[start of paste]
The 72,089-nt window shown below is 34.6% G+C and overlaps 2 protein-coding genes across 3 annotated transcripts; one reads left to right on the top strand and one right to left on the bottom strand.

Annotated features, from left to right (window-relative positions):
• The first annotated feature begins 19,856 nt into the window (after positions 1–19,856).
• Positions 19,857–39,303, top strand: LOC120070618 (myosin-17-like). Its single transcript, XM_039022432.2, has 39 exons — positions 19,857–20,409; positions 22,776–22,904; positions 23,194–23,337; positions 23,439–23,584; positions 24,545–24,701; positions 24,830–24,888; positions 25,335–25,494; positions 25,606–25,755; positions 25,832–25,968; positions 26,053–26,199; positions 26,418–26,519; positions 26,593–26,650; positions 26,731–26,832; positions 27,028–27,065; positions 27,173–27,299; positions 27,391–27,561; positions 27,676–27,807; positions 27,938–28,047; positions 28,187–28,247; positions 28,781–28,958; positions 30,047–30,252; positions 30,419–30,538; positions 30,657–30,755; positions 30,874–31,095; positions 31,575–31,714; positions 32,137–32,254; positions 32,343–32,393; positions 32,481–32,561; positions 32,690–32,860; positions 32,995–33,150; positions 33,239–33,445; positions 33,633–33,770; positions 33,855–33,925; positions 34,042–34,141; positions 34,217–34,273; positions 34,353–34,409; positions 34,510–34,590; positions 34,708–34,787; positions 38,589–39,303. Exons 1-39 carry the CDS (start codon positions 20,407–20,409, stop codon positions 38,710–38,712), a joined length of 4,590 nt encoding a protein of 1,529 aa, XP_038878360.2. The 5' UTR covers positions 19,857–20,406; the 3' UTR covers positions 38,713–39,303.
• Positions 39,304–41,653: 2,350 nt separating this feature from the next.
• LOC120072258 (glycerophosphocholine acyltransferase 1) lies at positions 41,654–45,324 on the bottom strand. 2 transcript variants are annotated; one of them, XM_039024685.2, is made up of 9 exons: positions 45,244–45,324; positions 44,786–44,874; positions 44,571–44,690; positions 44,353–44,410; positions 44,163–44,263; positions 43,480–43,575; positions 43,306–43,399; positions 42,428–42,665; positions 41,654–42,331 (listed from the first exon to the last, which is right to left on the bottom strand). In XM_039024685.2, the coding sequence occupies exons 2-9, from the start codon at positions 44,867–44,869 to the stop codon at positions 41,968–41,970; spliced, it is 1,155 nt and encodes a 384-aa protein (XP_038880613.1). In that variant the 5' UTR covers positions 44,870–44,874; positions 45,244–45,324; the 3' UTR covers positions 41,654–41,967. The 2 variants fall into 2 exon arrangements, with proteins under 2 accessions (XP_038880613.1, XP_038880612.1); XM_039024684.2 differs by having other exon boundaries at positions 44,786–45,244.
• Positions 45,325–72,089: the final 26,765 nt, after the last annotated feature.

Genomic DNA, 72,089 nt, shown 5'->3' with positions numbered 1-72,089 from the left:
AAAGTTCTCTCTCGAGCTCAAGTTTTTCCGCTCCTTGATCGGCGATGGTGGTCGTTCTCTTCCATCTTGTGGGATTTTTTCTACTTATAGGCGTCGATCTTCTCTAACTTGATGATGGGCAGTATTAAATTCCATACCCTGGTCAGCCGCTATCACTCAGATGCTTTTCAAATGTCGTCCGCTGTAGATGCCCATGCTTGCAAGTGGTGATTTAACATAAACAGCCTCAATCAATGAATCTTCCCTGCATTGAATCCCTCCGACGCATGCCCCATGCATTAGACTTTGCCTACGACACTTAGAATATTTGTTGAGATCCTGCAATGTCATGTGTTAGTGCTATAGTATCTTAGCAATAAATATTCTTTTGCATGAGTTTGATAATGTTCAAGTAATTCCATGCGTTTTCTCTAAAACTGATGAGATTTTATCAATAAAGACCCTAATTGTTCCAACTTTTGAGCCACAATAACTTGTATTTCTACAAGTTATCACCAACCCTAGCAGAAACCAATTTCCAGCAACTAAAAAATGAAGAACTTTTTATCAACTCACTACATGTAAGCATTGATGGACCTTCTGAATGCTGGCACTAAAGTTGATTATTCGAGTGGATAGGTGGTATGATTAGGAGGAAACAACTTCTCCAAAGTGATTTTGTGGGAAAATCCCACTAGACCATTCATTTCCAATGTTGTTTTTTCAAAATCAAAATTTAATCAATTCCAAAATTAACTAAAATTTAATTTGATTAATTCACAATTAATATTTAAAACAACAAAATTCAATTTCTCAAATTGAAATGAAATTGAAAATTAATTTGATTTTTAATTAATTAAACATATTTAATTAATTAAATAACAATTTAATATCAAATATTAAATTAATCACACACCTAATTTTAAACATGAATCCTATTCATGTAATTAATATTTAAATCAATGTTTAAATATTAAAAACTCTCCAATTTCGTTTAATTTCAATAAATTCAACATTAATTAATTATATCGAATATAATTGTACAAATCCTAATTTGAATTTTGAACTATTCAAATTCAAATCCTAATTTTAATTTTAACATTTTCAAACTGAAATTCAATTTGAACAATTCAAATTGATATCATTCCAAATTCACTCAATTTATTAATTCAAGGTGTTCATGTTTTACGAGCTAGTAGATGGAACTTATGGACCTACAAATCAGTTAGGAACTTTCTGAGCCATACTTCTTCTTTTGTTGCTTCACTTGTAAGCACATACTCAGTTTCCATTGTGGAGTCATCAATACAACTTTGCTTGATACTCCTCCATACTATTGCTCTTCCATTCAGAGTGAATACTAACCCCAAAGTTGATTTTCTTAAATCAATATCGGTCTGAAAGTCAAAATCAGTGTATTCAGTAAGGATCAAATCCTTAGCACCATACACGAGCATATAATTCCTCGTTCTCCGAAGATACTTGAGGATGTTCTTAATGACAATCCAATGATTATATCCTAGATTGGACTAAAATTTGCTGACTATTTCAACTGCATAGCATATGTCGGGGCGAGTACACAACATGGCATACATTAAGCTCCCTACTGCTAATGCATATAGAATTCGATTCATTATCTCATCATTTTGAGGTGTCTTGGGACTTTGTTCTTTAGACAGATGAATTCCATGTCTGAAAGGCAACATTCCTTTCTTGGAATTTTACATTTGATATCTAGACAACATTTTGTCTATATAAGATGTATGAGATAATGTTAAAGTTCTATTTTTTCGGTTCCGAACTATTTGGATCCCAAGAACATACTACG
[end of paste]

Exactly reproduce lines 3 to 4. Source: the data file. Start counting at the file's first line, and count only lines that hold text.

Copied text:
• The first annotated feature begins 19,856 nt into the window (after positions 1–19,856).
• Positions 19,857–39,303, top strand: LOC120070618 (myosin-17-like). Its single transcript, XM_039022432.2, has 39 exons — positions 19,857–20,409; positions 22,776–22,904; positions 23,194–23,337; positions 23,439–23,584; positions 24,545–24,701; positions 24,830–24,888; positions 25,335–25,494; positions 25,606–25,755; positions 25,832–25,968; positions 26,053–26,199; positions 26,418–26,519; positions 26,593–26,650; positions 26,731–26,832; positions 27,028–27,065; positions 27,173–27,299; positions 27,391–27,561; positions 27,676–27,807; positions 27,938–28,047; positions 28,187–28,247; positions 28,781–28,958; positions 30,047–30,252; positions 30,419–30,538; positions 30,657–30,755; positions 30,874–31,095; positions 31,575–31,714; positions 32,137–32,254; positions 32,343–32,393; positions 32,481–32,561; positions 32,690–32,860; positions 32,995–33,150; positions 33,239–33,445; positions 33,633–33,770; positions 33,855–33,925; positions 34,042–34,141; positions 34,217–34,273; positions 34,353–34,409; positions 34,510–34,590; positions 34,708–34,787; positions 38,589–39,303. Exons 1-39 carry the CDS (start codon positions 20,407–20,409, stop codon positions 38,710–38,712), a joined length of 4,590 nt encoding a protein of 1,529 aa, XP_038878360.2. The 5' UTR covers positions 19,857–20,406; the 3' UTR covers positions 38,713–39,303.